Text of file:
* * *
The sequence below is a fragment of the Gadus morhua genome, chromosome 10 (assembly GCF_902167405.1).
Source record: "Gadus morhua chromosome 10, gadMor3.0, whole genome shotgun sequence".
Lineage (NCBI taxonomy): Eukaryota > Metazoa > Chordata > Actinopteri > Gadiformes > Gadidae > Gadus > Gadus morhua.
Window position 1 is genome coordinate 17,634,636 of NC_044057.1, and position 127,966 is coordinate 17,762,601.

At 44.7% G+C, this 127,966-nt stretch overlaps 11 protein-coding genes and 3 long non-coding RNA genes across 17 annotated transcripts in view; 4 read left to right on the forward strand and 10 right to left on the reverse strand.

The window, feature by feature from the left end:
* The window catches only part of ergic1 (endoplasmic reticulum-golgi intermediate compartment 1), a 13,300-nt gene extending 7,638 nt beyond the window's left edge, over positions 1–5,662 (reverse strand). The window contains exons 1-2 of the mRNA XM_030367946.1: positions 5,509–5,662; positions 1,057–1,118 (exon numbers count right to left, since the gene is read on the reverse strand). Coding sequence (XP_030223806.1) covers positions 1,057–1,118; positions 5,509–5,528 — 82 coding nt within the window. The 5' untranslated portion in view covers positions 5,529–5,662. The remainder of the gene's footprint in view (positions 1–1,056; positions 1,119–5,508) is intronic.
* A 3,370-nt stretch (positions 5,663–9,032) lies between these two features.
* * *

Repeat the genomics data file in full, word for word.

The sequence below is a fragment of the Gadus morhua genome, chromosome 10 (assembly GCF_902167405.1).
Source record: "Gadus morhua chromosome 10, gadMor3.0, whole genome shotgun sequence".
Lineage (NCBI taxonomy): Eukaryota > Metazoa > Chordata > Actinopteri > Gadiformes > Gadidae > Gadus > Gadus morhua.
Window position 1 is genome coordinate 17,634,636 of NC_044057.1, and position 127,966 is coordinate 17,762,601.

At 44.7% G+C, this 127,966-nt stretch overlaps 11 protein-coding genes and 3 long non-coding RNA genes across 17 annotated transcripts in view; 4 read left to right on the forward strand and 10 right to left on the reverse strand.

The window, feature by feature from the left end:
* The window catches only part of ergic1 (endoplasmic reticulum-golgi intermediate compartment 1), a 13,300-nt gene extending 7,638 nt beyond the window's left edge, over positions 1–5,662 (reverse strand). The window contains exons 1-2 of the mRNA XM_030367946.1: positions 5,509–5,662; positions 1,057–1,118 (exon numbers count right to left, since the gene is read on the reverse strand). Coding sequence (XP_030223806.1) covers positions 1,057–1,118; positions 5,509–5,528 — 82 coding nt within the window. The 5' untranslated portion in view covers positions 5,529–5,662. The remainder of the gene's footprint in view (positions 1–1,056; positions 1,119–5,508) is intronic.
* A 3,370-nt stretch (positions 5,663–9,032) lies between these two features.